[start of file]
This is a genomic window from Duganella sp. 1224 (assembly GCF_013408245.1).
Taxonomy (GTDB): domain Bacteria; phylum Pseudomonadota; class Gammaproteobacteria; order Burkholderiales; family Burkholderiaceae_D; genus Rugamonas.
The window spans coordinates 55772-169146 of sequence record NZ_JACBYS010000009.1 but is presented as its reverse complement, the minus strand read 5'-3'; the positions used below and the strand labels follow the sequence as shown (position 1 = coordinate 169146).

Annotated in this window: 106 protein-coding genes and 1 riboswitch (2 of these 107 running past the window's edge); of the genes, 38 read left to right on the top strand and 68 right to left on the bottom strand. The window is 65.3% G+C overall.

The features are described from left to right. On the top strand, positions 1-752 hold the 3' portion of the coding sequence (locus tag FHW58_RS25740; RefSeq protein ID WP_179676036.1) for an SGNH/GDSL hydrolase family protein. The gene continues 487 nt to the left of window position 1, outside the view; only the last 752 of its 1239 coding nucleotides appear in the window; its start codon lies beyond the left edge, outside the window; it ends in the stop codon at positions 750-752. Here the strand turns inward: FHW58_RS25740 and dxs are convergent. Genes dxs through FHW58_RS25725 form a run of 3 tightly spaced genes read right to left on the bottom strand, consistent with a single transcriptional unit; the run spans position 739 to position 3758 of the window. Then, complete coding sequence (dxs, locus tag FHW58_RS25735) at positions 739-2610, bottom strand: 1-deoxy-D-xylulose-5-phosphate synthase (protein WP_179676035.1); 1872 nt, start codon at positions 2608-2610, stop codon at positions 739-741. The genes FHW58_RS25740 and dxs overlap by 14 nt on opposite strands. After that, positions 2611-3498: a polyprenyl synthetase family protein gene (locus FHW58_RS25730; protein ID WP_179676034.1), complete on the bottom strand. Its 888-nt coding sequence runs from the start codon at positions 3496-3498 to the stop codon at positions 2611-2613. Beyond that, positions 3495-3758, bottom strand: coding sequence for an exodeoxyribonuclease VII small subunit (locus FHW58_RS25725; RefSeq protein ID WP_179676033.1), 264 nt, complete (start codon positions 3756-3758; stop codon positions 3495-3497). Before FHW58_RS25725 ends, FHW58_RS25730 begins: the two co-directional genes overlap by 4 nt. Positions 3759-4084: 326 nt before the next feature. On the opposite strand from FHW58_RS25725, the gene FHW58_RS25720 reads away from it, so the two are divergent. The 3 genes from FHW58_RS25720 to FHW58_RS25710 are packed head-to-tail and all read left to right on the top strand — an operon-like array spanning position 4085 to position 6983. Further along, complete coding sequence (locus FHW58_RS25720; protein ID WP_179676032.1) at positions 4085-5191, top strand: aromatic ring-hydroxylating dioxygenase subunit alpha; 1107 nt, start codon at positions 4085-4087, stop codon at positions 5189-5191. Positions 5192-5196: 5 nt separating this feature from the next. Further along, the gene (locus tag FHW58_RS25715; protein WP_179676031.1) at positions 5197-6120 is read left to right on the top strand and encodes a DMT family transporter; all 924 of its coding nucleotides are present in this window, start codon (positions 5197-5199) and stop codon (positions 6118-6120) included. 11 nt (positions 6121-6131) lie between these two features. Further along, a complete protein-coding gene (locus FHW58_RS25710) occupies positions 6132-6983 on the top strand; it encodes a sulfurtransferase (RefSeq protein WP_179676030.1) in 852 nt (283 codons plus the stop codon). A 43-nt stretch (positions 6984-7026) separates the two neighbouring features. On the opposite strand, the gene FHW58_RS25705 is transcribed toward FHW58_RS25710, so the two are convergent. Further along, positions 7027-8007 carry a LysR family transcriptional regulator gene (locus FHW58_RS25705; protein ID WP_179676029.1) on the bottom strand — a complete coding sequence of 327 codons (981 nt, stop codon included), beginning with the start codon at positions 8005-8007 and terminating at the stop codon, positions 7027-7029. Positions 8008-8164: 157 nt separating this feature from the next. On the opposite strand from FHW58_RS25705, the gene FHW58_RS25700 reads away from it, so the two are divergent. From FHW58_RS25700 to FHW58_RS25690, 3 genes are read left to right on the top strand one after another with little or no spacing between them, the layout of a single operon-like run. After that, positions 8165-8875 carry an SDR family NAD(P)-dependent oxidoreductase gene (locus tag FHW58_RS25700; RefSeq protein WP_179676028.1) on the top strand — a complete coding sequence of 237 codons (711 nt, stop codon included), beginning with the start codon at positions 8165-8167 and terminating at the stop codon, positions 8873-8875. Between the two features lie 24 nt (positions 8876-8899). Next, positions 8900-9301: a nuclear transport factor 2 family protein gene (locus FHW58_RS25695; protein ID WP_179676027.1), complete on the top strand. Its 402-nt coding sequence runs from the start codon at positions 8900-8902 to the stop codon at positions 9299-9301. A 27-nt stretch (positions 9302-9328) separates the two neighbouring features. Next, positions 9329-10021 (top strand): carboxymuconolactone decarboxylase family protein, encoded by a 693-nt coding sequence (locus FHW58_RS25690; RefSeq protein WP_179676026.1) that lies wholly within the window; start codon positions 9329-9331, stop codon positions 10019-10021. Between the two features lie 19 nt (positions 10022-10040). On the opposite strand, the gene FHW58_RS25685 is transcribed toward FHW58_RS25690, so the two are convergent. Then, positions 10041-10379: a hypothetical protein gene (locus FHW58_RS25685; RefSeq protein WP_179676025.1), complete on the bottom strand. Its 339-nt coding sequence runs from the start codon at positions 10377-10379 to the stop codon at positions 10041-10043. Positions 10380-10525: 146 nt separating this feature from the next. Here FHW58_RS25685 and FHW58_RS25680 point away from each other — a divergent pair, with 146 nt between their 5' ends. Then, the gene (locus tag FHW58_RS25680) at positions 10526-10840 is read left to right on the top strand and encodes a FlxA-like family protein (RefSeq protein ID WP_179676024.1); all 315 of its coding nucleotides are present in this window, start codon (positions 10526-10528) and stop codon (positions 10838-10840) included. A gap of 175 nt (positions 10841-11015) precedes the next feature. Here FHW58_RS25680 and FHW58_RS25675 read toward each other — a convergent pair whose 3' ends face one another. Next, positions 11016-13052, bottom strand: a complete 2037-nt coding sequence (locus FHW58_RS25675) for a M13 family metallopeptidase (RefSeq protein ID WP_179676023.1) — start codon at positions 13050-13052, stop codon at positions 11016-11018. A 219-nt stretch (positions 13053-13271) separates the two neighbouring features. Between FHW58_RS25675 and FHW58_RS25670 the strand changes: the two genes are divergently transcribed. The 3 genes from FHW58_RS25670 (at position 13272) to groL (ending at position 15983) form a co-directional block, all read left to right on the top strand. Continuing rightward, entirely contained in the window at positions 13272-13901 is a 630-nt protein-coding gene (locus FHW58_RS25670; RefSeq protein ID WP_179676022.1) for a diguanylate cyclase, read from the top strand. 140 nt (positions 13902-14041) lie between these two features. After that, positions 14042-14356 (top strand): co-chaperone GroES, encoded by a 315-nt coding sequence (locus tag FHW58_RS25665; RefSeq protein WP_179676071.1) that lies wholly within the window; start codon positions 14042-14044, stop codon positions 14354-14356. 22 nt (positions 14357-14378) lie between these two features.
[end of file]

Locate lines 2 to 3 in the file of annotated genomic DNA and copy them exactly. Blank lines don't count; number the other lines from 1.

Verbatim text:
Taxonomy (GTDB): domain Bacteria; phylum Pseudomonadota; class Gammaproteobacteria; order Burkholderiales; family Burkholderiaceae_D; genus Rugamonas.
The window spans coordinates 55772-169146 of sequence record NZ_JACBYS010000009.1 but is presented as its reverse complement, the minus strand read 5'-3'; the positions used below and the strand labels follow the sequence as shown (position 1 = coordinate 169146).